Here’s one way of framing my “thesis” at the hermeneutical level—that is, at the level of how we interpret the Bible and make use of it as church.
For various complex reasons the church is coming under pressure to switch from a theological way of thinking to what I think is most concisely and most accurately termed a narrative-historical way of thinking. In my view that is a good thing and should be encouraged. It may even, in the long run, save the church in the secular West from obsolescence.
It comes down to the question of how we explain or talk about or define the new state of affairs that began with Jesus—the phenomenon that we call Christianity.
The traditional understanding has been that the incarnation-death-resurrection event gave birth to a new way of salvation for humankind. God so loved the world that he gave his only Son. People who believe in him will not perish—or, worse, go to hell—but will have eternal life. These saved people come together to form the community of the church, whose life and mission are described and determined by a comprehensive belief system. The belief system carries all the information and instructions necessary for the church to know what it is, why it is here, and what it is supposed to do.
The raw content for the belief system is provided by the Bible, but the church has had to interpret, process, systematise and apply that raw content. That is the work of theology in the broadest sense.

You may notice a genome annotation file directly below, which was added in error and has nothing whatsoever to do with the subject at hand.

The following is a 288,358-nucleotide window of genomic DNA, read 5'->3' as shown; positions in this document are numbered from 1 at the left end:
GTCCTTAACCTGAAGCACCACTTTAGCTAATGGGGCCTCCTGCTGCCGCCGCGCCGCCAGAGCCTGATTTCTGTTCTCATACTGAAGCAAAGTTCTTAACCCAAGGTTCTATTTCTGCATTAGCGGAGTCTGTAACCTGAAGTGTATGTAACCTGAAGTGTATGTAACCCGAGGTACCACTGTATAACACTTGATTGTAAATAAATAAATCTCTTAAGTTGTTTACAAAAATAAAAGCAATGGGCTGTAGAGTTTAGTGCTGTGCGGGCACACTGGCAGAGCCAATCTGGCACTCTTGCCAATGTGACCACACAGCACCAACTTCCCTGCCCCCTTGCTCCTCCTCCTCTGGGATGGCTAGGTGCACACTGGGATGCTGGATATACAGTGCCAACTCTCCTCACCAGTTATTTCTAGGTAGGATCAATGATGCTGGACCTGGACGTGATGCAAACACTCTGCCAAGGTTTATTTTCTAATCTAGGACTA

There are different ways of doing theology, but the point to make here is that a fundamental objective is to bring order, clarity and stability to the chaotic biblical material. We do this by examining the biblical material and sorting it into the standard systematic categories (revelation, christology, soteriology, etc.), or by reducing it to summary doctrinal statements, or by organising it around some core principle or other: the incarnation, personal salvation, the kingdom of God, social action—like rose beds arranged around an ornamental centre-piece.
So here’s the metaphor…
Theology is like a great concrete dam—a massive piece of intellectual infrastructure—that holds in place the reservoir of biblical material. Sluice gates are used to control the flow of biblical “truth” to irrigate the land and sustain life in the regions below the dam, where the church has been settled for the last nearly two thousand years.